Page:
The collaboration between the Royal Scottish Country Dance Society (RSCDS) and Glasgow City Council’s Education Department encourages the young folk to keep fit, keep healthy and socialise through dancing. It also allows a thread of Scottish culture to be woven, naturally, into their education.
Wheelchair dancing was demonstrated and schools, including Barmulloch Primary, successfully integrated children with special needs in the activity.
Since January, more than 26 schools have been practising The Dashing White Sergeant, Antarctica Bound, and the Round Reel of Eight among other dances. Teachers and other school staff alongside trainers from the RSCDS have been doing the coaching, often as after-school activities. Their efforts were praised by Andrea Crawford who is responsible for the City’s Primary School, Physical Education strategies. She said: ‘It is absolutely phenomenal the amount of work that’s gone into today.’ Alan Munro, Chairman of the Glasgow Branch of RSCDS, who was Master of Ceremonies, said: ‘It is really enjoyable seeing so many children having fun. We are really looking forward to having the continued support of Glasgow City Council for this dance Festival. ‘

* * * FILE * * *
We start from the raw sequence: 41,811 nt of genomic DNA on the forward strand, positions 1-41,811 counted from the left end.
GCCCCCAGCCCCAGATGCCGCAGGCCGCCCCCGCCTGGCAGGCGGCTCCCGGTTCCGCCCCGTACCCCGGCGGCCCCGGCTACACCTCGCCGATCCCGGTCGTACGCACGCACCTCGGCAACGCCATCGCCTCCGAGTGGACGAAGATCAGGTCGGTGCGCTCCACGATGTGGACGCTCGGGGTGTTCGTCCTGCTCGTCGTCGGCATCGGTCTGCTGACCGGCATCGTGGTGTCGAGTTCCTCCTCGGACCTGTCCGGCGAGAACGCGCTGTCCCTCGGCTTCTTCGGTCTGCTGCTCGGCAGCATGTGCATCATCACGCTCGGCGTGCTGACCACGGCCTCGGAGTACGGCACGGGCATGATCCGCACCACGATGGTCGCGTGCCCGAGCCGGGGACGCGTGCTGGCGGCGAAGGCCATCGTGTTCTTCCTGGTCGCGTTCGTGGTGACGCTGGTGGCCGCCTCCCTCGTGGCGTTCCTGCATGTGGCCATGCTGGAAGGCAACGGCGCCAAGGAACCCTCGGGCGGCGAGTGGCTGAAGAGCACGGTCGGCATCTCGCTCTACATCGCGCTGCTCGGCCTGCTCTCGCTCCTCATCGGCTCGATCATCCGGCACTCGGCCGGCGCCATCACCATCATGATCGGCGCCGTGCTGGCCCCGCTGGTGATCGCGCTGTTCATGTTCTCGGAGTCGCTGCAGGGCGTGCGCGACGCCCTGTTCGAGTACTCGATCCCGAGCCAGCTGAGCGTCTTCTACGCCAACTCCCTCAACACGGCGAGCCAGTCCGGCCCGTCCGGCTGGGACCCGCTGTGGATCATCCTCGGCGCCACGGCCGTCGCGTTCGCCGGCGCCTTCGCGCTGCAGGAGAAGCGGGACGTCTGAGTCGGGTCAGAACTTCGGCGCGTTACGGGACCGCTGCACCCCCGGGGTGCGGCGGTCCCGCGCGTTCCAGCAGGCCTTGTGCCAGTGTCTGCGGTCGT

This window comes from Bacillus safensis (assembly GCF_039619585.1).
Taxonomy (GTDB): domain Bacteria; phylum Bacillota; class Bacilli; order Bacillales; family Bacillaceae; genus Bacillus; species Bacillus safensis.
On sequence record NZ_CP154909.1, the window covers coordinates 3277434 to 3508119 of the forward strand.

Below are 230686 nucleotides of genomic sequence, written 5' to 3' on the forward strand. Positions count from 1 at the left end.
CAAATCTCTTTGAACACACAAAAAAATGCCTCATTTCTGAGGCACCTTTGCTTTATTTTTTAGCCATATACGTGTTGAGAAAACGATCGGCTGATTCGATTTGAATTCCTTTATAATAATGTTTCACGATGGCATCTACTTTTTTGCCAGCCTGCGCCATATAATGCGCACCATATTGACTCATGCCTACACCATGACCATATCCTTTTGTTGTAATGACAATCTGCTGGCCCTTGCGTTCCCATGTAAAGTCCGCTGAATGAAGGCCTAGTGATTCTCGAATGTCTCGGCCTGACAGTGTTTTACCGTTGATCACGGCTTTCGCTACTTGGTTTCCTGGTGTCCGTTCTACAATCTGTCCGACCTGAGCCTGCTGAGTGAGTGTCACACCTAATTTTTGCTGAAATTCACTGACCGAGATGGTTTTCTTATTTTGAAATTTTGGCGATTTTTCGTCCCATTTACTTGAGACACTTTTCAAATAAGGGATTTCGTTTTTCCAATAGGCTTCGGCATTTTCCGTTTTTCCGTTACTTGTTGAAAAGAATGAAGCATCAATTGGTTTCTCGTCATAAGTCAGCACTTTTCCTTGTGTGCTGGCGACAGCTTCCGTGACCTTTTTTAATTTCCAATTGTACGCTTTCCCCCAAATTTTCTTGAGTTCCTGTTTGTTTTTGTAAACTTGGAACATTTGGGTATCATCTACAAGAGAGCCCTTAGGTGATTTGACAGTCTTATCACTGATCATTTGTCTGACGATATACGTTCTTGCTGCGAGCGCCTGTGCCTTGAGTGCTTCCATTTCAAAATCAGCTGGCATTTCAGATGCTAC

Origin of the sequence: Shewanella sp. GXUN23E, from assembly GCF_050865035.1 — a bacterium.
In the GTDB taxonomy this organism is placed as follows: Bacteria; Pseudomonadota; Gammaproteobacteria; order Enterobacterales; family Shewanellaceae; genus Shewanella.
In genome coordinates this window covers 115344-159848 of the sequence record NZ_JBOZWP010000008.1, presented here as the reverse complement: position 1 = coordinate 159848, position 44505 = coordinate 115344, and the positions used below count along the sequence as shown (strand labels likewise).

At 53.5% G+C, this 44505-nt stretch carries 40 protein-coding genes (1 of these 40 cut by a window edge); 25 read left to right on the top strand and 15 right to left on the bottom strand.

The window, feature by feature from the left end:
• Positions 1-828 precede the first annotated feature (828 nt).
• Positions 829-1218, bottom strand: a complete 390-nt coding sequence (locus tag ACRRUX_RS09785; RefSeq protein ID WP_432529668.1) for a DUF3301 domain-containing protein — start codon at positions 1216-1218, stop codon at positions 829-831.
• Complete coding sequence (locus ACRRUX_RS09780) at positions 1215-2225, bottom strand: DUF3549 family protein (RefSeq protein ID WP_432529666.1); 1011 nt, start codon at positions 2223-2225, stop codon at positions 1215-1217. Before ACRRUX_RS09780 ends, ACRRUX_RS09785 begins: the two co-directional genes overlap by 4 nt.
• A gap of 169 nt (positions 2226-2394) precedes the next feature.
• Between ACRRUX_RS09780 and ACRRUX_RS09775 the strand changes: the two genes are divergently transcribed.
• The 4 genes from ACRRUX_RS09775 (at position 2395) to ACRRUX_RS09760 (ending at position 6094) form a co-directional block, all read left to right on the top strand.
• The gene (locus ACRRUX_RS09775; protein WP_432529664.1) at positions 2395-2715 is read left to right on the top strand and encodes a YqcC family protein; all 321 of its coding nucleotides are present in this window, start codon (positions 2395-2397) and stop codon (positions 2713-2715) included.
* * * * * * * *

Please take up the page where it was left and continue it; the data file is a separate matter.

As Moira Sweeney of Avenue End Primary in Ruchazie, said: ‘The children meet new people. It boosts their self-esteem and they just love to dance. It is a real privilege to be a part of this.’
Commented one 10-year-old: ‘This is hard work but it’s great fun.’
The Sighthill stone circle, the first astronomically aligned circle to be built in Britain for over 3000 years, faces demolition in preparing Glasgow’s bid for the 2018 Youth Olympics.